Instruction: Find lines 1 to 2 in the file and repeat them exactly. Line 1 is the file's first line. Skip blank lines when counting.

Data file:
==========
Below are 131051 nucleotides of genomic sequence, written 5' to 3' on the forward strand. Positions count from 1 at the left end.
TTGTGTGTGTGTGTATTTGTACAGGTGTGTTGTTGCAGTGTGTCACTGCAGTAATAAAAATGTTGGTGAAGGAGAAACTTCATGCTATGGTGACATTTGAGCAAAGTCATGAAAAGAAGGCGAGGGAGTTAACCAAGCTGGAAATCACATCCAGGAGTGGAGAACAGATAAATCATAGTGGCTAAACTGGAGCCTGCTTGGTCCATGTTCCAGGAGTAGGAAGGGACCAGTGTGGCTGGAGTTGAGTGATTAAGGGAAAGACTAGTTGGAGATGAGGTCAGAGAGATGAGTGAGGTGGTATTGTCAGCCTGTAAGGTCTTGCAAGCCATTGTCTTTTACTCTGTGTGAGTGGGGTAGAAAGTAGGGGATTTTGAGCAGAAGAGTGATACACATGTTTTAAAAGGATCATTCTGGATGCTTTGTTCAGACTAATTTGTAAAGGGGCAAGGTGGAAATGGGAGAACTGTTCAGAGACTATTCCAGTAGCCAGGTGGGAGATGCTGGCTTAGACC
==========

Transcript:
Below are 131051 nucleotides of genomic sequence, written 5' to 3' on the forward strand. Positions count from 1 at the left end.
TTGTGTGTGTGTGTATTTGTACAGGTGTGTTGTTGCAGTGTGTCACTGCAGTAATAAAAATGTTGGTGAAGGAGAAACTTCATGCTATGGTGACATTTGAGCAAAGTCATGAAAAGAAGGCGAGGGAGTTAACCAAGCTGGAAATCACATCCAGGAGTGGAGAACAGATAAATCATAGTGGCTAAACTGGAGCCTGCTTGGTCCATGTTCCAGGAGTAGGAAGGGACCAGTGTGGCTGGAGTTGAGTGATTAAGGGAAAGACTAGTTGGAGATGAGGTCAGAGAGATGAGTGAGGTGGTATTGTCAGCCTGTAAGGTCTTGCAAGCCATTGTCTTTTACTCTGTGTGAGTGGGGTAGAAAGTAGGGGATTTTGAGCAGAAGAGTGATACACATGTTTTAAAAGGATCATTCTGGATGCTTTGTTCAGACTAATTTGTAAAGGGGCAAGGTGGAAATGGGAGAACTGTTCAGAGACTATTCCAGTAGCCAGGTGGGAGATGCTGGCTTAGACC